Christmas Cookies – The Culinary Stars Of The Season

Today I’m adding my “decorating cookies” ornament to our

Partners in a Pair Tree

Christmas cookies

Sometimes Annie liked to decorate with a theme.

Is there any better aroma that the smell of Christmas cookies baking in the oven?

This time of year, cookies take center stage. Whether it is baking for a cookie exchange, decorating cookies with your kids or building gingerbread houses many of us go through a lot of flour, sugar and eggs in December.

For years and year my friend, Clare, hosted a cookie decorating party for our kids. She would bake all the cookies ahead of time – stars, angels, reindeer, Santas, Christmas trees – then have icing and decorations galore at their disposal. I’m sure she was mopping up sprinkles for months.

Cookie decorating

Clare organized one last cookie decorating party the year that our dear friend Joanne passed away. We all went over to Joanne’s house with our then college-age girls, helped her daughters trim their Christmas tree and, for old times sake, decorated cookies.

It was a bittersweet day but a memory I will always cherish.

When our kids were young we had a tradition of decorating gingerbread houses with our friends Ellie and Archie. I have to admit that we cheated a little and left out the whole “gingerbread” part. Instead we used milk cartons or small boxes, slathered with icing and adorned with assorted candies.

The highlight each year was seeing the stunning structure created by Archie. A gifted architect, he took the project quite seriously. Wielding an exacto knife, Archie would transform your basic milk carton into a Frank Lloyd Wright –esque masterpiece. The rest of us were just playing for second place.

I’m not much of a baker but during the holiday season it almost seems to be compulsory.

Plus, I love cookie exchanges.

For many years, I made the same seven or eight different types of cookies during the holiday season. These were the cookies that I would arrange on pretty platters to give to neighbors and friends.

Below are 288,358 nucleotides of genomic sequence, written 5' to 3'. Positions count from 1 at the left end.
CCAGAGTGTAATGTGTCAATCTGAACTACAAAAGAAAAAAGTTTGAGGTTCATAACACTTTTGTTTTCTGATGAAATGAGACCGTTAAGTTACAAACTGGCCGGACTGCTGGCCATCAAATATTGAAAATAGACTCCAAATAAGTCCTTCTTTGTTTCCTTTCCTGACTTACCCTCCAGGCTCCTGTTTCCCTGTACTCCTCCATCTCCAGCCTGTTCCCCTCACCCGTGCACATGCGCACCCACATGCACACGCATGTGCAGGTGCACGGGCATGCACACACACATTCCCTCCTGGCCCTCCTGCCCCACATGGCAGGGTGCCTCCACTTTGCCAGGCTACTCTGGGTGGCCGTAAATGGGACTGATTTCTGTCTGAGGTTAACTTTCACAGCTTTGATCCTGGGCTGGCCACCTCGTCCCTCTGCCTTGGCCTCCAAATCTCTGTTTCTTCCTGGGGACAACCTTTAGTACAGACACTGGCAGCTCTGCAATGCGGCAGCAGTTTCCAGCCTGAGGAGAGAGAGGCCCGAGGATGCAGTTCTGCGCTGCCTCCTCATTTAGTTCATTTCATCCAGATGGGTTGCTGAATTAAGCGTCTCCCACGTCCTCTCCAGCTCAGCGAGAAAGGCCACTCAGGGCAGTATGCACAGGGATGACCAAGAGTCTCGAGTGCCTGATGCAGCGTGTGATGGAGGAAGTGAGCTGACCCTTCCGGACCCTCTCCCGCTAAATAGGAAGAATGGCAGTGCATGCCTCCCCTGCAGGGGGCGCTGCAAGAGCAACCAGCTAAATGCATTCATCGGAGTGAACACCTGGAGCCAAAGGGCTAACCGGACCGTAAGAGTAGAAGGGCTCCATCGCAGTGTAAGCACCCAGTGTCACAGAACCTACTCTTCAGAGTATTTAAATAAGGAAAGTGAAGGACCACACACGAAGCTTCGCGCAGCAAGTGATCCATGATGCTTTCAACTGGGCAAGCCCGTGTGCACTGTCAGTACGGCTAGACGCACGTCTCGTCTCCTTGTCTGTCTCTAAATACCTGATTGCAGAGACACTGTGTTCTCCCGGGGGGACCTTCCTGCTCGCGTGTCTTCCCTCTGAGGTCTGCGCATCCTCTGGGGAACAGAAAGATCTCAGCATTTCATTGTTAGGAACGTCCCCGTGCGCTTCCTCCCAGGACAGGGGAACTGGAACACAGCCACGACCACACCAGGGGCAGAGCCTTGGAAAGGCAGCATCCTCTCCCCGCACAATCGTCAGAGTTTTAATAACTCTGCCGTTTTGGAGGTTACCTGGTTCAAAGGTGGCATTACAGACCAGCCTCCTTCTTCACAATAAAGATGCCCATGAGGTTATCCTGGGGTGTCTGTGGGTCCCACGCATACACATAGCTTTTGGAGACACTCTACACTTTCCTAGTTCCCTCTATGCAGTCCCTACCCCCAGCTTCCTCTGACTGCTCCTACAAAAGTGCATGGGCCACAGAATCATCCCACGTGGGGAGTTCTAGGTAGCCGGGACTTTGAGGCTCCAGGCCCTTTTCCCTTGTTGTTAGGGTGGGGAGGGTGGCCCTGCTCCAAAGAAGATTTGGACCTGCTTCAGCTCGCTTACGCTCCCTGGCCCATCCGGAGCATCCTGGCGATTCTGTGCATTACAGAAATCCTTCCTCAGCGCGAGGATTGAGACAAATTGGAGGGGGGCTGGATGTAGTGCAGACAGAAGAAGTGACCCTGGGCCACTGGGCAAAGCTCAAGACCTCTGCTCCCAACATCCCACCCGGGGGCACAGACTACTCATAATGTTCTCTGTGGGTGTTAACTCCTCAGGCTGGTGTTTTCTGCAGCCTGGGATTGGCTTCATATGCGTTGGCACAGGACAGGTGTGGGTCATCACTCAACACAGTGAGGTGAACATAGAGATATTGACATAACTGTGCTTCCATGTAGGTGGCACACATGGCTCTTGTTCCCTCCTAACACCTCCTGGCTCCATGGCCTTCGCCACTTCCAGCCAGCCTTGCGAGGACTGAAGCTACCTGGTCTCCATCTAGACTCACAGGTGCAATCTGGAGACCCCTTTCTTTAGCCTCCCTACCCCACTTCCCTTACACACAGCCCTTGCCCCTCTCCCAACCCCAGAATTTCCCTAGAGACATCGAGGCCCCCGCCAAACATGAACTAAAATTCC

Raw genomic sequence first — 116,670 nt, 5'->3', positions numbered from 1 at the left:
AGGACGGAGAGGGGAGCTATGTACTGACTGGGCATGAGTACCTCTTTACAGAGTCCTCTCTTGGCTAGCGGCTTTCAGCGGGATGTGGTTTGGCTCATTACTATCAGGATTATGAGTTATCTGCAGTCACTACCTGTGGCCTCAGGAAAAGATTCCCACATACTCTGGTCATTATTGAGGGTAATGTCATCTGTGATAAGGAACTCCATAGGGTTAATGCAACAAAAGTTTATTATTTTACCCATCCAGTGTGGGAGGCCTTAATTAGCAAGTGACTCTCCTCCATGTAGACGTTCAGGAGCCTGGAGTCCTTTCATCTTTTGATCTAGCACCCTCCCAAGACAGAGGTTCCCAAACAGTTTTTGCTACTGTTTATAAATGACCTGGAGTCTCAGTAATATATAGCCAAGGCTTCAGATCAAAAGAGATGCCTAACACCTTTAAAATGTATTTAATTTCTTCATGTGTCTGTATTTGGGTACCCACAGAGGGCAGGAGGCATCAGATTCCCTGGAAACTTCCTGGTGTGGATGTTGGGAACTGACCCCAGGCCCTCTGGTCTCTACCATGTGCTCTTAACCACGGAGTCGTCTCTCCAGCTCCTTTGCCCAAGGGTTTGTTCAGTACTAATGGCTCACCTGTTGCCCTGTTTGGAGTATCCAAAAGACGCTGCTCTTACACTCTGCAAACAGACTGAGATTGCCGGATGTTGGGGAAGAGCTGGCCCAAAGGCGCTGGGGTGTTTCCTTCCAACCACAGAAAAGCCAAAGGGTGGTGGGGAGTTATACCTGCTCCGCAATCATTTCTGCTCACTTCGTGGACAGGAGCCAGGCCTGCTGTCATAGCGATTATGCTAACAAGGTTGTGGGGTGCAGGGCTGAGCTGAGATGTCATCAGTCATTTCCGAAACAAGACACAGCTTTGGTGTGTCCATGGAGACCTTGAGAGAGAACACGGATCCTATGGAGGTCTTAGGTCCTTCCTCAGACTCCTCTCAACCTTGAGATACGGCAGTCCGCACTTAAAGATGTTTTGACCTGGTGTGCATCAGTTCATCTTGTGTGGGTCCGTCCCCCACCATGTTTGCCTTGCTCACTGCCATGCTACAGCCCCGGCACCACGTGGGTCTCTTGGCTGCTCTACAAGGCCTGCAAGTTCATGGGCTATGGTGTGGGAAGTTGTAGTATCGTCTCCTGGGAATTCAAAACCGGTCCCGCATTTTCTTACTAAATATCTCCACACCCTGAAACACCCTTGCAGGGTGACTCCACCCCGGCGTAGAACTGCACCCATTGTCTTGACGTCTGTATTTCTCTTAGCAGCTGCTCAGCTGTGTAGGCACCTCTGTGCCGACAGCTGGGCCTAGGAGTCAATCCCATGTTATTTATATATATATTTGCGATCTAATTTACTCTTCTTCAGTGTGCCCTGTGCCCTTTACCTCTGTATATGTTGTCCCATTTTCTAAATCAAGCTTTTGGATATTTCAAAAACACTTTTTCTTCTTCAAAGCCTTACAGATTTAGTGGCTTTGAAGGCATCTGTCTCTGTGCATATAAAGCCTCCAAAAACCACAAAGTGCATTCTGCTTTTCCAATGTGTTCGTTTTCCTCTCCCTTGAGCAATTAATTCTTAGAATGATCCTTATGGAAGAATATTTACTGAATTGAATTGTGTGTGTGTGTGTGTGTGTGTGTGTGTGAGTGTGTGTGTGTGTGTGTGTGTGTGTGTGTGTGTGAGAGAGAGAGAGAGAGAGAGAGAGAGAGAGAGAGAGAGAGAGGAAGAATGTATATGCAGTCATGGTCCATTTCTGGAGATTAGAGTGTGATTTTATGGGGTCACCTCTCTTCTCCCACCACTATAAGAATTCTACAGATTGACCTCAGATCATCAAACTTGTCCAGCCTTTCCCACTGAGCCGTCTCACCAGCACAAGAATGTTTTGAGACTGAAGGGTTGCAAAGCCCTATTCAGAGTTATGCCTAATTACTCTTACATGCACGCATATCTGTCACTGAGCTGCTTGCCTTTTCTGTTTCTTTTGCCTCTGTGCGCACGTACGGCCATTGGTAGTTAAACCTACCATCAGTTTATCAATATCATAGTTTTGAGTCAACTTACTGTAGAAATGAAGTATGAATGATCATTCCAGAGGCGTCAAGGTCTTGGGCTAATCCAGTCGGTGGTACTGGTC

Virtually every recipe came out of this cookbook that is barely holding together and shows the battle scars of years of my messy baking.  The turned down corners mark the pages on which my favorite recipes can be found.

Cookie cookbook

As I look back now, I see that each recipe was selected because it met the guiding principal I strive for in all kitchen related endeavors:

high impact, low effort.

There were the pretty red and white candy canes (made using a basic sugar cookie recipe), melting moments which include a grand total of 4 ingredients – 5 if you include the red and green sprinkles the cookies are rolled in, and s’mores squares which are almost as easy to make as real s’mores and equally delicious.

I was so much a creature of habit with my holiday baking that I put together this cheat sheet showing which page each recipe was on and the necessary ingredients (including quantities) for my grocery list.

cookie shopping list

How is it possible that I was more organized when I had small children at home than I am now in an empty nest?

Also, how hilarious is it that I still have my notes stuck in the cookbook. As if I’m going to start baking again. Hahaha! That’s a good one!

I’m going to give myself the benefit of the doubt and say that the reason I stuck with the same recipes was for the sake of tradition. These were the cookies my kids looked forward to.

Just as they always looked forward to the cookies baked by my mother-in-law. Whenever grandma and grandpa visit us for Christmas, grandma brings cookie tin upon cookie tin filled with her specialties including pizzelles, turtles, baklava, ricotta cookies and Annie’s very favorite, buckeye balls.

Peter’s youngest sister, who grew up learning from her mother then became a pastry chef, contributes to the Christmas cookie extravaganza with her own fabulous creations. As a professional, she is constantly trying new recipes and we get to be the guinea pigs – not a bad deal.